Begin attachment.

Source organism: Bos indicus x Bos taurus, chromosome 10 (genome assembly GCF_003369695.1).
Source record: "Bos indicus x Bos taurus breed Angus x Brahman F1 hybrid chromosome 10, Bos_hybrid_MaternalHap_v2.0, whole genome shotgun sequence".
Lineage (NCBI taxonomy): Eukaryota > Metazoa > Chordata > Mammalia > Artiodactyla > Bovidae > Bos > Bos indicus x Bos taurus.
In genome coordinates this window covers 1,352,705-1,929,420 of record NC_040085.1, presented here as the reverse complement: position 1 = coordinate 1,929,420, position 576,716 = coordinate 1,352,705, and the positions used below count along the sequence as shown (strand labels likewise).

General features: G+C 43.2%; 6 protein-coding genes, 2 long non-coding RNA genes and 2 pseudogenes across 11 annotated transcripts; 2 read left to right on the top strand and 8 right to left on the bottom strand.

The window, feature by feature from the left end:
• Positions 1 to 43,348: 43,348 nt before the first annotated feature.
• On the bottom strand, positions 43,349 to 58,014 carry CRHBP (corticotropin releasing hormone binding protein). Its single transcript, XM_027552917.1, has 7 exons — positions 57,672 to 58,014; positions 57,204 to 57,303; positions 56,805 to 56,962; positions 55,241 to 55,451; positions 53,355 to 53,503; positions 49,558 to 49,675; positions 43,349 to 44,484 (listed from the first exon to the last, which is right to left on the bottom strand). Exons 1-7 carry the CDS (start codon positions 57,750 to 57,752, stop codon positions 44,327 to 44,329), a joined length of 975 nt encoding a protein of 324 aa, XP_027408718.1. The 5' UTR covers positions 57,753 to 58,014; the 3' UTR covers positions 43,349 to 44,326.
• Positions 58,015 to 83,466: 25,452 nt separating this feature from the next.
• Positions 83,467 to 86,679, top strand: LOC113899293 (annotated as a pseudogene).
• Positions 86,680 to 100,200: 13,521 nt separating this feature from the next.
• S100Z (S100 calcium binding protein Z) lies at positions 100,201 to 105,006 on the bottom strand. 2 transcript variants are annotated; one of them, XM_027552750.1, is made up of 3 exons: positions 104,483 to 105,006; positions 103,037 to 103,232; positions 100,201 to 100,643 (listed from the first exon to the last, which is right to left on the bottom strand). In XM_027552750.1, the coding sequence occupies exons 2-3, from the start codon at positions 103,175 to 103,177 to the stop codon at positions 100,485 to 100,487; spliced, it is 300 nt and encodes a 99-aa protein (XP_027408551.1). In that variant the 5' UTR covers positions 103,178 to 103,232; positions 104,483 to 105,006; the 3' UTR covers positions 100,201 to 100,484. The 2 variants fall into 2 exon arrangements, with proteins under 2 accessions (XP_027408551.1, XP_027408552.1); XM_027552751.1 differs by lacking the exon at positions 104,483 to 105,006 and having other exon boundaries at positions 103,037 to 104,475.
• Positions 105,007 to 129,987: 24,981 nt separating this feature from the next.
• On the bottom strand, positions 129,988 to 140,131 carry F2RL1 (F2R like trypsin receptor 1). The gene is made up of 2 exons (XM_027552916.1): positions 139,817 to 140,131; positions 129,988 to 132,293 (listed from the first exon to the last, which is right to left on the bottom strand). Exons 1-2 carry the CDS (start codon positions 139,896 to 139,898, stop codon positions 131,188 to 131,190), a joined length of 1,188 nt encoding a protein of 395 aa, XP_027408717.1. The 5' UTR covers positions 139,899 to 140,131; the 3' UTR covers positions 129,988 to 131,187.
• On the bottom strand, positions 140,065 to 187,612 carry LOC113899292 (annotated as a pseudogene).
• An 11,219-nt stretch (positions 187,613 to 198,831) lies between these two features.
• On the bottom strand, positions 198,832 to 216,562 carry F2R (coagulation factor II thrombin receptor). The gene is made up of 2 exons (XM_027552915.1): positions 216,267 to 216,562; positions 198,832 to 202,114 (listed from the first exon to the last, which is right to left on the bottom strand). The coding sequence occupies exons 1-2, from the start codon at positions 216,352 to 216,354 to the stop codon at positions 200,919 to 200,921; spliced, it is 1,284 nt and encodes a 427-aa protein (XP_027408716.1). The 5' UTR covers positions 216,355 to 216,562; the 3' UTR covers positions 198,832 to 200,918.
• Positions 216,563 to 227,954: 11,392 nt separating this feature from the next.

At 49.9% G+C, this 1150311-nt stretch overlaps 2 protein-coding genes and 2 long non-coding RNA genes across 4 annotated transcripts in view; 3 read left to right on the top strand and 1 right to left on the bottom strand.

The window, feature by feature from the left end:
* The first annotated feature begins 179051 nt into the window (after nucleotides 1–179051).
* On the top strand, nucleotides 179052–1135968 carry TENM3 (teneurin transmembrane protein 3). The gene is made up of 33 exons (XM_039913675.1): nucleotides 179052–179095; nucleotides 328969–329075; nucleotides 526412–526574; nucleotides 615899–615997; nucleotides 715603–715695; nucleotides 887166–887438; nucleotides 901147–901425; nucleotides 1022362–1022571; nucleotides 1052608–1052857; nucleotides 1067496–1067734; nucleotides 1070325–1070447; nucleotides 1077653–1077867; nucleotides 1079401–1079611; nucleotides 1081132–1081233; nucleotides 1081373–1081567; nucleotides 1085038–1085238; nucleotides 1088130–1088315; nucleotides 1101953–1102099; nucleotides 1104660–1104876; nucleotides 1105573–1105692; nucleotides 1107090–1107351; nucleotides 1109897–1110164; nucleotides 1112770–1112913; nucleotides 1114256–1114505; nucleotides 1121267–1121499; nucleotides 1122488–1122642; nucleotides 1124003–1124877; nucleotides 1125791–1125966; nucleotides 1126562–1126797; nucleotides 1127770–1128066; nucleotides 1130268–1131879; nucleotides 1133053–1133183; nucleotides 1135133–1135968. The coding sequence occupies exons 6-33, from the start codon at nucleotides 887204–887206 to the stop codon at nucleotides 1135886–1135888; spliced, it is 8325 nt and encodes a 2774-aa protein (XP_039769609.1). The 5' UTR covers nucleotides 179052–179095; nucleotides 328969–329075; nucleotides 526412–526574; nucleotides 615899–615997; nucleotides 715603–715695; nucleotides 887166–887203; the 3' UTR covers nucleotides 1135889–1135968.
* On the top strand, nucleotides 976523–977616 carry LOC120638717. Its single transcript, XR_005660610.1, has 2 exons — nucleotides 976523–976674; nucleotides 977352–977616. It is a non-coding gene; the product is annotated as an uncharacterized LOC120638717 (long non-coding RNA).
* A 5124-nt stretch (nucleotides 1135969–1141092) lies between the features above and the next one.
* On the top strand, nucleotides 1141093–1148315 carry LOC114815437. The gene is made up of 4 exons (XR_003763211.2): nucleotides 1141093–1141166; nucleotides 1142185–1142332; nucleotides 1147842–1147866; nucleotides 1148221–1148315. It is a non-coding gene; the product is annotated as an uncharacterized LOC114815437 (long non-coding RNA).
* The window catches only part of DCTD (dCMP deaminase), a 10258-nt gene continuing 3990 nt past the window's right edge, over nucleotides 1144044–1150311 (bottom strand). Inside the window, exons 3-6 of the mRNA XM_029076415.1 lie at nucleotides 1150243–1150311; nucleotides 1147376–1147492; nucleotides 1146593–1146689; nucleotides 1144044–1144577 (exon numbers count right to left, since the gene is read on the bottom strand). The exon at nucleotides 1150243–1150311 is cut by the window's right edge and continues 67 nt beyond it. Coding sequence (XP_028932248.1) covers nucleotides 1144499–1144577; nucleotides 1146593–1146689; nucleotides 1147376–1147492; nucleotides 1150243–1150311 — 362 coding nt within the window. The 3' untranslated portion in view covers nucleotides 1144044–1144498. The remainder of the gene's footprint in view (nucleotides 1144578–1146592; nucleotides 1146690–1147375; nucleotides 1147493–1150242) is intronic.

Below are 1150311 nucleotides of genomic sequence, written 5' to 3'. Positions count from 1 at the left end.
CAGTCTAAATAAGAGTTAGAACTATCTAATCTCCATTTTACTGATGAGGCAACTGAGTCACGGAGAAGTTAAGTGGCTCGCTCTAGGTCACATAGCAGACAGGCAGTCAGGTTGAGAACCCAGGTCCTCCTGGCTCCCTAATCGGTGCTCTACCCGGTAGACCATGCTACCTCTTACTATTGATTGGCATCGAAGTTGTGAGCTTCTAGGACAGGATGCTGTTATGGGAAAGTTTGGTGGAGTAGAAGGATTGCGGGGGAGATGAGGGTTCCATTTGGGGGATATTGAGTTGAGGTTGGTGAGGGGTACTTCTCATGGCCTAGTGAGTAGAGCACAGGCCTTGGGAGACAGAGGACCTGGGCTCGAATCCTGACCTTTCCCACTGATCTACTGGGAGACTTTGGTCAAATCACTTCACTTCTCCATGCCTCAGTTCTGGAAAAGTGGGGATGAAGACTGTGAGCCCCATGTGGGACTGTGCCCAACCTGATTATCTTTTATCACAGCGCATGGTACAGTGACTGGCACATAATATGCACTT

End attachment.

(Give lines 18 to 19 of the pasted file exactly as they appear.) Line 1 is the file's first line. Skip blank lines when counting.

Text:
• Positions 216,563 to 227,954: 11,392 nt separating this feature from the next.

At 49.9% G+C, this 1150311-nt stretch overlaps 2 protein-coding genes and 2 long non-coding RNA genes across 4 annotated transcripts in view; 3 read left to right on the top strand and 1 right to left on the bottom strand.